The Zimbabwean/Zambian border is home to Victoria Falls (alternatively known as Mosi-oa-Tunya). Eco-tourism around the Falls, its river the Zambezi, and the surrounding national parks are important revenue sources for both governments. The Falls occur where the upper Zambezi flows into the middle Zambezi. Tourism has occurred there since the building of the Victoria Falls Bridge in 1905, with Cecil Rhodes wanting travelers to feel the “spray of the Falls on the train carriages.”
The pressure of Africa’s fourth longest river makes for a thunderous experience. Victoria Falls is nearly twice the height of the United States’ Niagara Falls. A featured attraction of the Falls is a fascinating natural pool called “The Devils Swimming Pool.” During the months of September and December, people can swim as close as possible to the edge of the falls without falling over: just inches away from a 130 meter plunge. This is possible due to a safe, natural rock wall just below the water and at the very edge of the fall; the current is kept mostly within the pool. Visitors come away with a memorable sightseeing experience and photo for family scrapbook.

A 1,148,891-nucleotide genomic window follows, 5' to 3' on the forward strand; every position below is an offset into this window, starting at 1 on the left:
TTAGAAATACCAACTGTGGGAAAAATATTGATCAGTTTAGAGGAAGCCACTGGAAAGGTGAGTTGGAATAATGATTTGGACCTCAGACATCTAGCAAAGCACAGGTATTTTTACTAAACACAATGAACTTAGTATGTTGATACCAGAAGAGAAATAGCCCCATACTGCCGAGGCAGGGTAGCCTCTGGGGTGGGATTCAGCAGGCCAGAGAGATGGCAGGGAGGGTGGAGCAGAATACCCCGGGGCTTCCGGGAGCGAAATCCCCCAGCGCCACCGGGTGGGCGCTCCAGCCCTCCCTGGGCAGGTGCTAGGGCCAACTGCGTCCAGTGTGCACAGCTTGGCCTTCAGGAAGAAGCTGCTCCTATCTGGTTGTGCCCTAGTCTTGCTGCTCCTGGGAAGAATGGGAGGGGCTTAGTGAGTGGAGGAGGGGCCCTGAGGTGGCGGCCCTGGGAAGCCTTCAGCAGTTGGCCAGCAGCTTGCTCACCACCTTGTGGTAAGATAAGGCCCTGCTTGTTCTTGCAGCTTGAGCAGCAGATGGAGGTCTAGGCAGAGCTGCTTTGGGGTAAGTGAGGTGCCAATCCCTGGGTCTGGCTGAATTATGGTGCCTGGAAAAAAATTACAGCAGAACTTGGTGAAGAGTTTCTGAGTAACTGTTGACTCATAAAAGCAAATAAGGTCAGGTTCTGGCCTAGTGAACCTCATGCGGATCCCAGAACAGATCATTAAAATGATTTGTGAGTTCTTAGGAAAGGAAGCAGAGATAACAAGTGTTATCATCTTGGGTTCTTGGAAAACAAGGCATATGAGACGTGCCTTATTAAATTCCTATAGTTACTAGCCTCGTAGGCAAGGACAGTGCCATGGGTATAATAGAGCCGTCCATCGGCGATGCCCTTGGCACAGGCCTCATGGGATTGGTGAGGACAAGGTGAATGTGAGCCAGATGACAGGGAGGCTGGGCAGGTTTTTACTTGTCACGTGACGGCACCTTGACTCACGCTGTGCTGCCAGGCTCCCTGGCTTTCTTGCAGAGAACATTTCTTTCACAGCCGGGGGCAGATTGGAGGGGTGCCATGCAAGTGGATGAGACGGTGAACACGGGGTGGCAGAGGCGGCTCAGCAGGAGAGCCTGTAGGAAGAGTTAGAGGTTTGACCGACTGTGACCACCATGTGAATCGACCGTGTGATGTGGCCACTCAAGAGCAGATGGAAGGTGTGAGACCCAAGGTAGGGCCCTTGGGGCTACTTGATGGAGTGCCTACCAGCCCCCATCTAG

The Zimbabwean side of the Falls has better facilities to accommodate tourists, but due to the political and economic situation, the Zambian side handles the majority of travelers. Visas to enter either country can be pricy; upwards of $100 dollars or more. More than 300,000 visitors a year come to see the Falls, and that number is expected to rise significantly. This leads to concern at the UN about overdevelopment around the region; they believe that the environment is inadequately managed. The area is a UNESCO World Heritage Site, and, as such, is considered naturally and culturally important to humanity.